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I'm running a WCF web app via IIS7.

Inside my application I have a public folder and inside that folder I have files containing rather sensitive information.

Currently, I have Directory Browsing disabled in IIS.
The files names are randomly generated strings of gibberish.

My initial thought was, that since Directory Browsing is disabled, and no-one knows the files' names that no-one should be able to access them.

How safe are my assumptions?

If unsafe, I'll rewrite some code to stream the files to my client instead of referencing directly with a URL like I'm currently doing.

Apparently, not 100% safe... It looks like you understand it yourself.

1 solution

Stream them.
And if they are that sensitive, encrypt them when you store them as well.
Think about it: even if Directory Browsing is disabled, how many people have physical access to the server? Do you know them all?

If you stream them, you can expire requests so they are only valid for a certain period of time as well, preventing spurious copies being taken by URL copying from the client as well.
MatthysDT 7-Mar-13 9:43am
Thanks for the comment. Physically, the server is 100% secure and there are no concerns in that department. The client will be an iOS application. The client-server communication will occur over HTTPS, should I still encrypt the files? My question is more theoretical in nature, I want to know, can such files, theoretically, be accessed by someone who doesn't know what the file names are? Assuming that both the server and clients are physically secure.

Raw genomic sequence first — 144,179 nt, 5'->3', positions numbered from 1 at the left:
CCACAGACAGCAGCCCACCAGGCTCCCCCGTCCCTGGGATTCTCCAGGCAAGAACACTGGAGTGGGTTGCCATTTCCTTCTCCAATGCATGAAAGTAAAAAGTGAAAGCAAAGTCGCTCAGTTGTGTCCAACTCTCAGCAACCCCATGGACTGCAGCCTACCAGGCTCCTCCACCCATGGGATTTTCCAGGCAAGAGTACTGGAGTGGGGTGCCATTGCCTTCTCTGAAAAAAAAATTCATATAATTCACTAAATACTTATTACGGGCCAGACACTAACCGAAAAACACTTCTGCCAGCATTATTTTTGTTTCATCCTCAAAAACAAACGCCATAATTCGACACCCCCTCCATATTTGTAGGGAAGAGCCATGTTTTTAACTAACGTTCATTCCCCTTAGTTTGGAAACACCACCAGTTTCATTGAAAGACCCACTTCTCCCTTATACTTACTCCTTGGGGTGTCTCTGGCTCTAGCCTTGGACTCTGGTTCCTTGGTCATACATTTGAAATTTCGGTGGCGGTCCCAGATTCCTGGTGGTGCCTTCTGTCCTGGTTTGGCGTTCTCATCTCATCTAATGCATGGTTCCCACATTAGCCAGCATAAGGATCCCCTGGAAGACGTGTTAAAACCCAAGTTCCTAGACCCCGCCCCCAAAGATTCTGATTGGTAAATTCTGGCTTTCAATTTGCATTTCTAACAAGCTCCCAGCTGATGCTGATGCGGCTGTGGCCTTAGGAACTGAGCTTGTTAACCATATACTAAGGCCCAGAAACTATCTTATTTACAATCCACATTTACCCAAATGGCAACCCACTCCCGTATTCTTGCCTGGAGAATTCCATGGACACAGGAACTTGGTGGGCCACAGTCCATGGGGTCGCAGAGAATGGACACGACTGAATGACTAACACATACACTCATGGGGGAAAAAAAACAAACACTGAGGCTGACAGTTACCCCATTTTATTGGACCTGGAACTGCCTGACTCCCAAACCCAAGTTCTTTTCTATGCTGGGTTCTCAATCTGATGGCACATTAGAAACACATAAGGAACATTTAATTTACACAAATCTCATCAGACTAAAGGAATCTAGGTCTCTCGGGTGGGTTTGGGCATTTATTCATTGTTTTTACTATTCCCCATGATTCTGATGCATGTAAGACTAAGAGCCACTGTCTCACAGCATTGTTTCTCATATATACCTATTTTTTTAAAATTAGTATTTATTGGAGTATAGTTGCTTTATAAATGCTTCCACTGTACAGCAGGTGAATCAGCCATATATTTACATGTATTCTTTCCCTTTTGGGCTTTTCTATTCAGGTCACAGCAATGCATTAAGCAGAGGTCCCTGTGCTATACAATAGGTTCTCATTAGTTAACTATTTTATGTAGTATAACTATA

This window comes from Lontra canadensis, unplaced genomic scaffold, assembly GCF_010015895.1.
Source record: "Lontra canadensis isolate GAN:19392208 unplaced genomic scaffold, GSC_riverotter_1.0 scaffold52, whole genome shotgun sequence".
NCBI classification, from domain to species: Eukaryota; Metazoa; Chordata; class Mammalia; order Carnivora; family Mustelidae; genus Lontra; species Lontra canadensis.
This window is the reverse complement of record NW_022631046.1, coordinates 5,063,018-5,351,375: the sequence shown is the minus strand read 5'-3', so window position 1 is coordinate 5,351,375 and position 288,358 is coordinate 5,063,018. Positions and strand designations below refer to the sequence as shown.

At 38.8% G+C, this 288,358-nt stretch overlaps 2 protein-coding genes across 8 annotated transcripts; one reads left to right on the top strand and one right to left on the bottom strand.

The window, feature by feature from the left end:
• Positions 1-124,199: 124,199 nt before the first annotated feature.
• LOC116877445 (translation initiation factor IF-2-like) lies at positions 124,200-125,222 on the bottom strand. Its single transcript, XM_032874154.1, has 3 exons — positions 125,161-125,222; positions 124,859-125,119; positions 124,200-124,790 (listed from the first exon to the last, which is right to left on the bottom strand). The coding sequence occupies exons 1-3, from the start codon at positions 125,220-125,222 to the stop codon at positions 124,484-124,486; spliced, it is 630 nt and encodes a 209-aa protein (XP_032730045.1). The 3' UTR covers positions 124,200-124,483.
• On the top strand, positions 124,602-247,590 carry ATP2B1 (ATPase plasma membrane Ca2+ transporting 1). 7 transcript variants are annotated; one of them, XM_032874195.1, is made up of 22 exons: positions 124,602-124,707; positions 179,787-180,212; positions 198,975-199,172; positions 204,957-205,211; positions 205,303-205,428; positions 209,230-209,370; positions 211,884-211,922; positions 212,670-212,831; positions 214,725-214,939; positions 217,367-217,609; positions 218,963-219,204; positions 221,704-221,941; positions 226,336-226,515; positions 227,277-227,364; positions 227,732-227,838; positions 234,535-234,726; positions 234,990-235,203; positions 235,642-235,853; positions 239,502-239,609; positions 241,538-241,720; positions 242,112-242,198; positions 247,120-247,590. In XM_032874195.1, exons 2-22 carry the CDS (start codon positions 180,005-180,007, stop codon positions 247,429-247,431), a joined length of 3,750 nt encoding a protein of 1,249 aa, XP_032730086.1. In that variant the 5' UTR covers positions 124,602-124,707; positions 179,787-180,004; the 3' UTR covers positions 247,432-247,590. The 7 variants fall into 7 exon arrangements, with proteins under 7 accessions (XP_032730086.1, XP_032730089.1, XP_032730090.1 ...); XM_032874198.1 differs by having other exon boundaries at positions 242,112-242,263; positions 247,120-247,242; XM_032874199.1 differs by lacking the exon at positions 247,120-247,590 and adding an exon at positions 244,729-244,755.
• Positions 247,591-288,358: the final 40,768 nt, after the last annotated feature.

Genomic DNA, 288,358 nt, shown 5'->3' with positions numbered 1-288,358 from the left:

[no name] 7-Mar-13 10:02am
The only server the 100% secure is the server that is in a locked room with zero network and zero physical access.
MatthysDT 7-Mar-13 10:04am
I should have known there'd be a comment about my "100% secure" server, I deserve that. My question (in theory) still stands though.
OriginalGriff 7-Mar-13 10:34am
Personally, I would never store sensitive data unencrypted - if nothing else, backups are always vulnerable (and a generally forgotten risk since they are seen as a security measure rather than a back door as well).
Any data stored unencrypted is insecure, by definition. If you encrypt the files, then decrypt them only for transfer then you are minimising the risk at the server end - the client end must take care of itself!
MatthysDT 8-Mar-13 2:55am
O.k, didn't get quite the answer I was looking for, but the general idea is that I should at least encrypt the files, roger that. So answer accepted... thank you!
Can I ask a plain question and hope to get a YES/NO answer from it?
Q: With Directory Browsing disabled, is there any way for an attacker to determine the names of one or more files within an un-browsable directory on that server? (Given that the names are randomly generated, so ignore the possibility of guessing the files names when answering).
OriginalGriff 7-Mar-13 10:38am
And no electricity. :laugh:

I used to work for a company making Tempest VDUs - radiation shielded so they did not radiate even the scan line info for external reading - and the service department hated them. No manuals or recording devices (including pencil and paper) allowed in the room with them, all programmable components such as EPROMs removed before the engineer arrived (despite us writing the software are programming the EPROMs for them) and no electricity supply in the room either.
All they could do was swap every single component and hope it worked afterwards...

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